That’s not us. That’s not who we are.
That was the overwhelming gut reaction from rank and file union members across the country as they watched on in disgust and dismay at the scenes of chaos, violence and white-hot anger that ran through the streets of Melbourne this week.
What pitched itself as a “protest” by construction workers in Melbourne’s CBD regarding the mandating of vaccines on construction sites across the city, revealed itself to be a spiral of violence and angry self-indulgence fuelled by a cabal of nasty proto-fascist agitators and conspiracy loons.
It was ugly. Shameful. Depressing. Bewilderingly stupid. Dangerous and reckless.
What it wasn’t though was the behaviour of anyone claiming to be looking out for their families, their communities or each other.
It was none of those things.
A statement released by the Australian Council of Trade Unions (ACTU) on Monday evening underlined the level of anger felt by the wider union movement at what occurred.
“Workers across the country are under extreme pressure because of the threat to life and health the pandemic poses, and the restrictions health experts deem necessary to save lives. Those exploiting this pressure and seeking to divide people are a danger to us all,” the statement read.
“Unions put the safety of working people first.
“High vaccination rates are the only way for us to get out of lockdown, save jobs and get back to work in safe workplaces and communities.
“Division and the spreading of misinformation against the vaccination program are putting the lives of vulnerable people at risk and will lead to the overwhelming of our health care system, endangering the health care workforce.
“Where public health experts deem it necessary to mandate a vaccine, everything that can be done to assist those workers to get vaccinated must be done. Every worker who can get vaccinated should get vaccinated as soon as possible.
“Australian unions will never be intimidated by violence or threats from extremists who refuse to put the good of the community first.”
The frustration expressed by the ACTU in its statement is echoed around the country by the hundreds and thousands of union members who are doing everything in their power to ensure their families, their communities and the country can navigate the very troubled waters of this pandemic.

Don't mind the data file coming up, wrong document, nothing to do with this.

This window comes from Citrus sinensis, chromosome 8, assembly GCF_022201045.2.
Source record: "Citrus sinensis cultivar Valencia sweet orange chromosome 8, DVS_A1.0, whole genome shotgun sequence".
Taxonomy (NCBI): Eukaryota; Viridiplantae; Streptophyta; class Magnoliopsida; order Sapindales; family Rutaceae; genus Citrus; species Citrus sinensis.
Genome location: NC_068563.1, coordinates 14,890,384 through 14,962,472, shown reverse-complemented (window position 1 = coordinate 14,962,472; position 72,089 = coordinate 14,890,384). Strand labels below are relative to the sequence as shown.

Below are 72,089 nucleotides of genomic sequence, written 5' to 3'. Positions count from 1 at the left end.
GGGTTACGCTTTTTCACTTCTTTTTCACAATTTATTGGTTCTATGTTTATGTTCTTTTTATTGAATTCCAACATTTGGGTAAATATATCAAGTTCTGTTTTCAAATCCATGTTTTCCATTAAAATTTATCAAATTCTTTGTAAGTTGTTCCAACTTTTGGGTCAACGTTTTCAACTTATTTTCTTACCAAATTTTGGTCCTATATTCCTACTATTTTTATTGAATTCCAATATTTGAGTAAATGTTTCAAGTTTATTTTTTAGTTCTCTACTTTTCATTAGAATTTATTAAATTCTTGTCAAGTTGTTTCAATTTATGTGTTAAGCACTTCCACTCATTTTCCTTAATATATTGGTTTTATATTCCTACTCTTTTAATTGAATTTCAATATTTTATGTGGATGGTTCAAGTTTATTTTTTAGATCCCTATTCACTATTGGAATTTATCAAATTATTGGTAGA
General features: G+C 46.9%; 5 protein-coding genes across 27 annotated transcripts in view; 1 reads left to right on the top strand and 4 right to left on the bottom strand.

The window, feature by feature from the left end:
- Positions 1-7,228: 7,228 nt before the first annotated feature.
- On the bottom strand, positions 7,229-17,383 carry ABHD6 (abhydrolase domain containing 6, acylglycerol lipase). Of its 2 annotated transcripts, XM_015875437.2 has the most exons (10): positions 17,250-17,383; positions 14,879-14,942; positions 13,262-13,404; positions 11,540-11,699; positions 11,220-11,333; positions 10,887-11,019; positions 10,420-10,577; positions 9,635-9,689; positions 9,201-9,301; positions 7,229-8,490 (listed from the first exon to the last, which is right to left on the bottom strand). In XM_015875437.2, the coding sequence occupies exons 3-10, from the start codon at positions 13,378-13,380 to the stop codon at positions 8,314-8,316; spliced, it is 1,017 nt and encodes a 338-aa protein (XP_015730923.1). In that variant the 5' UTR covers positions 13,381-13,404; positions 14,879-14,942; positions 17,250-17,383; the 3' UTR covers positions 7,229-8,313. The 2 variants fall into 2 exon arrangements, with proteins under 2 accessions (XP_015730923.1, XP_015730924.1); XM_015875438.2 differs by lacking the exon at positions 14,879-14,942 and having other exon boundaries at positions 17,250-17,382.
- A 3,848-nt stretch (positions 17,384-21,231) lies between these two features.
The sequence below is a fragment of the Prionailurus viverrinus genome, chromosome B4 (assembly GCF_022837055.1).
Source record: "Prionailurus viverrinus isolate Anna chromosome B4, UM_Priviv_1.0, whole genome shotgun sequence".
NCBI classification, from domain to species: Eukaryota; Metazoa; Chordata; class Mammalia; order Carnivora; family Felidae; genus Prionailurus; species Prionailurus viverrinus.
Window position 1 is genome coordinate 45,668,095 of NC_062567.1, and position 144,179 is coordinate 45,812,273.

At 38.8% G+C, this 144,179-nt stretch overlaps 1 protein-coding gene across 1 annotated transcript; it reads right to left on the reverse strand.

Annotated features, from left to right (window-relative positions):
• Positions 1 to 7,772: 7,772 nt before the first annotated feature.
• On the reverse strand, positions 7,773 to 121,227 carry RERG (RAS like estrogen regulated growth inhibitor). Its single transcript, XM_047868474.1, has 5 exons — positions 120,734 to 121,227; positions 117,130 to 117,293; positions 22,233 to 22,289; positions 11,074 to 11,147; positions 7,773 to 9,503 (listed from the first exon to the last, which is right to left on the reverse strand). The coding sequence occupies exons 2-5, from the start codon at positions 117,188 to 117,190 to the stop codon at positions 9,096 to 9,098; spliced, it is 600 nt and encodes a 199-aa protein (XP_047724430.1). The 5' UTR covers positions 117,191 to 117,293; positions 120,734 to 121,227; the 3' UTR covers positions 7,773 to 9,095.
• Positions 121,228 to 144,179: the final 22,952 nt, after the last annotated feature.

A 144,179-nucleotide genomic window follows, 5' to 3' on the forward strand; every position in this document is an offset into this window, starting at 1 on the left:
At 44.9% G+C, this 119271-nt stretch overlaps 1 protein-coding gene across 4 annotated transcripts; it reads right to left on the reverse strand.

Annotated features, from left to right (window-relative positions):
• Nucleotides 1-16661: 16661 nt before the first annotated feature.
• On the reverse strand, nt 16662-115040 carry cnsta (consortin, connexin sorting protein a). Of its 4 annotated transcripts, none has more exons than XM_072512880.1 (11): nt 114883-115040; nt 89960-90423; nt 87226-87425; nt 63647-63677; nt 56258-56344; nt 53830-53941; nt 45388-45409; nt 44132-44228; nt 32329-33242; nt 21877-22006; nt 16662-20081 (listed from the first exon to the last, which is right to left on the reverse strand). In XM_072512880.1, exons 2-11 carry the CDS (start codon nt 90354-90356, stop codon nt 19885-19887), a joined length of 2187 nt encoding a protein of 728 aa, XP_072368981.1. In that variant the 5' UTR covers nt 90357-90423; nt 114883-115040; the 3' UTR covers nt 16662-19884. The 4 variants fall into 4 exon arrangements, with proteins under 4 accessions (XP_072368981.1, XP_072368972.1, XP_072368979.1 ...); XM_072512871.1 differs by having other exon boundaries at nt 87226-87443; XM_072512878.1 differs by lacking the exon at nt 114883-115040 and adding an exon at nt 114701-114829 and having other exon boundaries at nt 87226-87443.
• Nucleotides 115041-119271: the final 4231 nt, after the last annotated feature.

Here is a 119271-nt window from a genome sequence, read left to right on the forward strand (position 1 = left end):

It’s unionists like those in the Goulburn Valley around the Victorian town of Shepparton who rallied to the aid of their stricken community when it found itself in lockdown by raising over $50,000 to assist families in need.
You see it in the teachers and early childhood educators who have continued to work in near on impossible circumstances because they believe deeply in the importance that education plays in helping each child reach their full potential.
It’s represented in the tens of thousands of health care workers staffing hospitals and ICUs to provide world-class health care to gravely ill COVID-19 patients.
These union members head to work every day knowing they are facing risks to their own health. They must work in gruelling conditions, in full PPE, and they’re constantly faced with the trauma of people in deep distress. Their hours are long, and there’s seemingly no let up.
It’s punishing and heartbreaking work, but they turn up day in day out, because they are committed to doing what they can to help others.
There are so many other examples of union members going above and beyond for their communities, from retail workers, public transport staff, public servants keeping the function of governments and institutions ticking, and first responders like police and emergence services who make others their priority in the name of the greater good.
This is what being in a union is about.
It’s about living the values of solidarity with others and leaving no one behind, a belief in the power of our collective spirit and action to build stronger, stable vibrant communities in which everyone, regardless of race, colour, gender, sexual orientation or religious conviction belongs.
This is who we are.